February 15, 2013 by Nathaniel Tower
So, you’ve written a story. What now? Well, must be time to submit it for publication, right? Before you do, here’s some general advice on how to get that story rejected.
What makes me an expert? Well, I’ve written around 300 stories in the past 5 years. Over 200 have been published, but I’ve also received around 700 rejection notes. I’ve also had the painful duty of rejecting thousands of stories.
Here are some things I’ve learned about rejection (as both an editor and a writer)
Note: The following list reflects some actual reasons I’ve had stories rejected as well as reasons I’ve rejected stories. Other reasons are completely fabricated, but still possibly true. Astute readers will recognize that some of these things are trivial reasons for rejection.
1. Submit a first draft
2. Write about vampires. Especially sexy teen vampires.
3. Submit a story you never even proofread
4. Submit to a publisher without reading anything about that publisher
5. Submit something that goes way over the publisher’s word limit
6. Submit in some unappealing format, like a really big typeset or maybe one of those cursive fonts
7. Submit via mass email to a lot of publishers. Don’t bother blind copying the publishers. Let everyone know who you are submitting this story to.
8. Offer a list of demands to a publisher
9. Flagrantly write something the publisher doesn’t want to see and mention that you know the publisher doesn’t want to see it but that it’s really good
10. Write stories about child abuse that don’t have happy endings
11. Write stories about child abuse
12. Use nothing but clichés
13. Address your cover letter to a different magazine
14. Talk about how bad your story is in the cover letter
15. Talk about how great your story is in the cover letter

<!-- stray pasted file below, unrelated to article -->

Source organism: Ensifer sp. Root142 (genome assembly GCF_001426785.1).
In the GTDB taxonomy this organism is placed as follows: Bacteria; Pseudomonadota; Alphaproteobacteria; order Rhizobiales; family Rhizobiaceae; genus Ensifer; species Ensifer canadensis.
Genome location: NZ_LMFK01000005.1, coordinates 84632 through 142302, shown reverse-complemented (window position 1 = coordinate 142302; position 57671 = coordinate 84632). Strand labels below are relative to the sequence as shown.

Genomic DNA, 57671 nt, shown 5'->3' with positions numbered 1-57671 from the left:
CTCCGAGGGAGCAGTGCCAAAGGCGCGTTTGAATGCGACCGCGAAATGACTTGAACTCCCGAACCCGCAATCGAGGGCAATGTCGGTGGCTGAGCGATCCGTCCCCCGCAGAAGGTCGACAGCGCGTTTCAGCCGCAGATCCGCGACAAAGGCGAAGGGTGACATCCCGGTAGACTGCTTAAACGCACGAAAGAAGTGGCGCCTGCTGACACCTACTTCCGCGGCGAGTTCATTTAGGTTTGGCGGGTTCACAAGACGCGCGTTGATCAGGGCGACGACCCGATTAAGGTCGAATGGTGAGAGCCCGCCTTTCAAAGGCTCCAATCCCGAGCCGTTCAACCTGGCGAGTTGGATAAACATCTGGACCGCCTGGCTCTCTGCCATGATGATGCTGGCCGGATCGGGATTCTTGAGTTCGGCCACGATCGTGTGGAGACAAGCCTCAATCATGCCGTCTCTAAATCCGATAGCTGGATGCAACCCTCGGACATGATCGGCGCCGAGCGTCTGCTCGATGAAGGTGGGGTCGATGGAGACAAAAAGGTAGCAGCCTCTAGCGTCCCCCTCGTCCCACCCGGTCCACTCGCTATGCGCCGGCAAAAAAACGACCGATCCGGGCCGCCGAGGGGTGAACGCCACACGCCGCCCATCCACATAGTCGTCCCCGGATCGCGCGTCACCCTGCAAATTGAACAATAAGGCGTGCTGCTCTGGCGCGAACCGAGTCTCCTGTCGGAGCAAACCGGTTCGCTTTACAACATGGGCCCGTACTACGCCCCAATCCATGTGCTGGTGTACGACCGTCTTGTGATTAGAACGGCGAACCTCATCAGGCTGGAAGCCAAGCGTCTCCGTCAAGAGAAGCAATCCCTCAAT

16. Resubmit a story when the publisher clearly doesn’t want to see it again
17. After being told to wait a week to submit another piece, submit another piece an hour later
18. Send previously published work to places that don’t accept previously published work. Be sure to mention that it was previously published
19. Send plagiarized work
20. Send your story in the wrong format, with the wrong margins, the wrong headings, etc.
21. Send the wrong story
22. Put contact info on your story when the publisher requests no contact info
23. Don’t put contact info on your story when the publisher requests contact info
24. Say in your cover letter that this story is better than stories the publisher released in the last issue
25. Write stories in which nothing happens
26. Write stories with lots of POV shifts
27. Submit a blank piece of paper and claim it is experimental
28. Submit an attachment to a publisher who doesn’t want attachments
29. Put “best story ever” in the subject line
30. Don’t put anything in the subject line
31. Admit that you’ve never read the magazine in the cover letter
32. Don’t include a cover letter
33. Include too much in a cover letter
34. Fill the story with pointless profanity (and don’t forget to follow up the rejection email with a profanity-filled email of your own)
35. Criticize the publisher’s taste after a rejection and then submit another story
36. Use margins that are too big
37. Use margins that are too small
38. Triple space
39. Double space
40. Single space
41. Add an extra space between periods
42. Don’t add any space between periods
43. Mention in your cover letter that the publisher will need to make some edits
44. Submit a story where everyone dies in the end
45. Ask for money from a non-paying publisher
46. Ask for more money from a paying publisher
47. Submit to The New Yorker
48. Use page numbers
49. Don’t use page numbers
50. Be too experimental
51. Don’t be experimental enough
52. Be too weird
53. Don’t be weird enough
54. Accuse the editor of being sexist
55. Submit a story about the exact same thing that was just published in the magazine
56. Submit multiple stories to a publisher who doesn’t want multiple submissions
57. Submit an unfinished story and say you’ll finish it if the editor likes the beginning
58. Submit when a publisher isn’t open to submissions
59. Submit an unagented submission to a place that only accepts agented subs.
60. Submit anything at all. To anywhere. Chances are, it’ll get rejected.
Disclaimer: Following all of these guidelines will not necessarily guarantee acceptance or rejection. Results may vary. Consult your agent.